thoughts about stuff

    Loading posts...
  • the last nanometer

    In the telco industry (for those not old enough to remember – that refers to telephone, as in copper wires strung between locations), the saying was that the “last mile” was the toughest. What that means is that laying trunk infrastructure (i.e. the main pipes), while challenging, is a fairly understandable and consistent problem. But…

  • emulsional worlds

    The first talk specifically on emulsional worlds happens Friday at Chiat/Day. They are having an all-day workshop on narrative and technology (i.e. how will you make ads in VR 😉 and I’m coming in to talk about…well, I guess about emulsional worlds. Making the new deck was a royal PITA as there were about five…

  • we don’t need no stinking headsets

    I’ve often thought that projection mapping (PM) has been taking a back seat to head mounted displays. Microsoft had their Illumiroom concept a few years back, and projection mapping has been used to good effect in outdoor art installations. Now Amazon wants to invade your living room. While each technology has its strengths and weaknesses,…

  • auto race

    As a former club racer, I’m pretty mixed on this one. FormulaE will have a companion set of races for autonomous vehicles next year. Now competitions for alternative power and/or autonomous vehicles are nothing new. But in this case, it brings it in-line with a human-piloted series. And since there is no need to protect…

  • creativity vs productivity

    I polled my MBA students today, and nearly all of them had been asked in their job to be “more productive.” Interestingly, the same students had also been asked to be “creative” at work. A recent HBJ story indicates the two are at odds with each other. While the overall premise seems sound – that…

  • think with your pencil

    For 5 years (actually a bit more if you include grad school), I taught chemistry. In particular, organic chemistry tends to be vexing, and one joke I use when giving talks is that organic is the class that converts students from pre-med to pre-law. Typically he reason for that is due to the poor way…

  • design research

    Two terms that maybe don’t always (ever?) go together. This article makes the case for combining them, and I can’t disagree, at least in theory. Research has always been a mix of art and science, though many will claim it should be all of the latter. Design typically is the other way around, so actually…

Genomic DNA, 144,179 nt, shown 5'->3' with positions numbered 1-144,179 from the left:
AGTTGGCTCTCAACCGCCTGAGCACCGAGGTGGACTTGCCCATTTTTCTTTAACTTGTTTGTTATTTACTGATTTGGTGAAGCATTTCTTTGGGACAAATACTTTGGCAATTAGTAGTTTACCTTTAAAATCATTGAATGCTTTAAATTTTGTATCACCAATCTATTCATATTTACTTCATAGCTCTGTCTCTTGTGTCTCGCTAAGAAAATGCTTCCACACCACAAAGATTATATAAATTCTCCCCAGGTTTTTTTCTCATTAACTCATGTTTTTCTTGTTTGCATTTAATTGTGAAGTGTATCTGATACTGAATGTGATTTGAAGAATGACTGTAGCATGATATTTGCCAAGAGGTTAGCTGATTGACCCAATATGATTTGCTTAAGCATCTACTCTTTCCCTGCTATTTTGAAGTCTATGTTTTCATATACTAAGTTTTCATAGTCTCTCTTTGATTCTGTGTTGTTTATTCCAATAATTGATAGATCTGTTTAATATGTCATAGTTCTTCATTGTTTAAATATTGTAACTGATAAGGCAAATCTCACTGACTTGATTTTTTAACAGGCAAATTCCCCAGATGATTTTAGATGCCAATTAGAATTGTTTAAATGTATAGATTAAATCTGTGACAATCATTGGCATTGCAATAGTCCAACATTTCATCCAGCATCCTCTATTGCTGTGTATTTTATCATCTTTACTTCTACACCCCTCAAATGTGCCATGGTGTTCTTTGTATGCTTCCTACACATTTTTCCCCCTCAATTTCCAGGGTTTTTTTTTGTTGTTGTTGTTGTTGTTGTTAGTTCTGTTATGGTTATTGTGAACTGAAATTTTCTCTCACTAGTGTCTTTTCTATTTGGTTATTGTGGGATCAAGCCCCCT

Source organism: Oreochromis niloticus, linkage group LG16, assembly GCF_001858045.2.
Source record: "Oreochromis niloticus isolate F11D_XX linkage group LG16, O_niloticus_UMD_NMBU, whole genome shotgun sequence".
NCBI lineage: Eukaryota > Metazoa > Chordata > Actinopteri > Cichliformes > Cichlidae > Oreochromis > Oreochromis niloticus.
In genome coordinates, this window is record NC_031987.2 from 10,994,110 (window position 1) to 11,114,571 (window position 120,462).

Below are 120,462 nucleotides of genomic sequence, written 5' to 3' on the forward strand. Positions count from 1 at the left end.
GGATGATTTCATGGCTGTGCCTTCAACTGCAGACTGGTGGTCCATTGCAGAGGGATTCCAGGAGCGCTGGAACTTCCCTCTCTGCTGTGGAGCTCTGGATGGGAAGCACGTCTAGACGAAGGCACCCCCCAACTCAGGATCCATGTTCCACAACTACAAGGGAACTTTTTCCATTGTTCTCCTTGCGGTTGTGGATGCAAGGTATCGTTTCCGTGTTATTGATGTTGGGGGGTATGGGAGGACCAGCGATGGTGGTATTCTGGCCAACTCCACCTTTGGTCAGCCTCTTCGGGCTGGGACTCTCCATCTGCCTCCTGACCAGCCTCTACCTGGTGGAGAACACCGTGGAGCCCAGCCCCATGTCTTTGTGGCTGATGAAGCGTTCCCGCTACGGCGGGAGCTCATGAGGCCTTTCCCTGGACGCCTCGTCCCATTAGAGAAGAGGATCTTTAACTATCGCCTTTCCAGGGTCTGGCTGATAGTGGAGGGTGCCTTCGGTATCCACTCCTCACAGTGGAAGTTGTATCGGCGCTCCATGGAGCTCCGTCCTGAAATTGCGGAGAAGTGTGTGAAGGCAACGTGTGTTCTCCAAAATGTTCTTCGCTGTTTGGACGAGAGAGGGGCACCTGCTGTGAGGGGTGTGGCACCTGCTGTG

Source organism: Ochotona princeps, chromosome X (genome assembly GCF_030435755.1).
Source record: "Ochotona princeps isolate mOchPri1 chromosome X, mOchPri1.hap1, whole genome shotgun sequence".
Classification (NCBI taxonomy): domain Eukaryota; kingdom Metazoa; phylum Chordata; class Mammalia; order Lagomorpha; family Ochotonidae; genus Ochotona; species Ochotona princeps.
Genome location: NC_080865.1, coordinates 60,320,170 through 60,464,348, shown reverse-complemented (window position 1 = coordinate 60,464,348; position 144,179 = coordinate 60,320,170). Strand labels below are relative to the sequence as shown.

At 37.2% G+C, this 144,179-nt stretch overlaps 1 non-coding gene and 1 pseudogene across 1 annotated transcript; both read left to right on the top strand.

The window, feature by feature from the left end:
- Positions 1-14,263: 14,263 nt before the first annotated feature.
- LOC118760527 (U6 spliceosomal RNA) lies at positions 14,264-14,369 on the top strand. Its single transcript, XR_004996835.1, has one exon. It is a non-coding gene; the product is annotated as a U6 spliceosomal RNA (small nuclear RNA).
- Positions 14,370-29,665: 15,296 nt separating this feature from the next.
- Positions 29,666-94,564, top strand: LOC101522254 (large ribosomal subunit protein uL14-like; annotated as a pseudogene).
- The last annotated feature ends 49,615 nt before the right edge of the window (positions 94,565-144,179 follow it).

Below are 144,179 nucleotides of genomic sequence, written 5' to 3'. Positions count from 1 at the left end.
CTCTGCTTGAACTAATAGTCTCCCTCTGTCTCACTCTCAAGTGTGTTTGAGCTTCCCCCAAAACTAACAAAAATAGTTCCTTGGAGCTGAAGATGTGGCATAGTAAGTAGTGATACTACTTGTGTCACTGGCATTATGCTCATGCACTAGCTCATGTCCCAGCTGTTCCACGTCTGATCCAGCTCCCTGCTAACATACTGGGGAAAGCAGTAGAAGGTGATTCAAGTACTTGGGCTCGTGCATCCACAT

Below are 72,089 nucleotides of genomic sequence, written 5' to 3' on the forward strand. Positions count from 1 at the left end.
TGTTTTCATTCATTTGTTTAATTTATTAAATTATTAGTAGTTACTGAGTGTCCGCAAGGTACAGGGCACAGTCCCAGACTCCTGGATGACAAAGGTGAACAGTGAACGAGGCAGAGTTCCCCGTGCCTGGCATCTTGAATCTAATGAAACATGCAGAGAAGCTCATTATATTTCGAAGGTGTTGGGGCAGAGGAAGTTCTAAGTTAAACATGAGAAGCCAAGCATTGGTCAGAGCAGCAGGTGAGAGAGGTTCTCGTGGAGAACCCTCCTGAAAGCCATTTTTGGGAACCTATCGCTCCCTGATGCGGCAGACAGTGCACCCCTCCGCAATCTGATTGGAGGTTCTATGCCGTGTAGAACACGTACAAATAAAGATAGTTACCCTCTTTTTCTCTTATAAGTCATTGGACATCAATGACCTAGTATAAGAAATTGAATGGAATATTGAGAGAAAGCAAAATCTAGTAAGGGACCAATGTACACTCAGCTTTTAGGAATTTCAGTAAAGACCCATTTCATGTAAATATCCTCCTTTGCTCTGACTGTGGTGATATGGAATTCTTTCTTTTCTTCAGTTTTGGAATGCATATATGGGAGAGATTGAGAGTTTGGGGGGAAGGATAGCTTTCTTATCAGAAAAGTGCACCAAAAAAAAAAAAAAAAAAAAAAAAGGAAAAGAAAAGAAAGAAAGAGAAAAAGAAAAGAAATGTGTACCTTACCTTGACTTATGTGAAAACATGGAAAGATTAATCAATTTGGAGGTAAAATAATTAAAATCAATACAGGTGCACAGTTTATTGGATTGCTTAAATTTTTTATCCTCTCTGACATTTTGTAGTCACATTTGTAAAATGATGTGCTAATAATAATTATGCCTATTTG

• Apple buys Faceshift

    Apple has made another play into the computer vision and AR/VR arena with their purchase of Faceshift. This builds on earlier purchases of PrimeSense (user sensing) and Metaio (augmented reality). Evidently they are not content to sit on the sidelines while Microsoft pushes HoloLens, Facebook pushes Oculus, and Google…well, they will just find more stuff…

  • register your drones

    Quadcopter/drones will be popular this holiday season (estimating 400K will be sold). Many incidents have already shown that there are fairly profound safety and societal issues that are raised by flying things with cameras. Back in the day a pilot needed to acquire skills to fly an object around, and there were a lot of…

  • all we need is AI

    Eurogamer article Artificial Intelligence (AI) is the long pole in the tent of games. Those that play all the time (*cough* my son) lament the “stupidity” of NPCs, but accept it as part of the package. One reason for the popularity of multi-player games is the fact that people aren’t as stupid as AI, so…

  • holoAds

    VR, AR, MR – no matter, in the end what they really want to do is immerse you in ads. How do you want your Volvo?

  • all that gear

    After many years of hype and some pretenders, the first “semi-real” VR solution hits the shelves with Samsung VR. No, the content isn’t ready – most of it is pretty bad. For instance the NY Times Cardboard app gave me sim sickness in 10 seconds – a new record. But we’ll see how the holiday…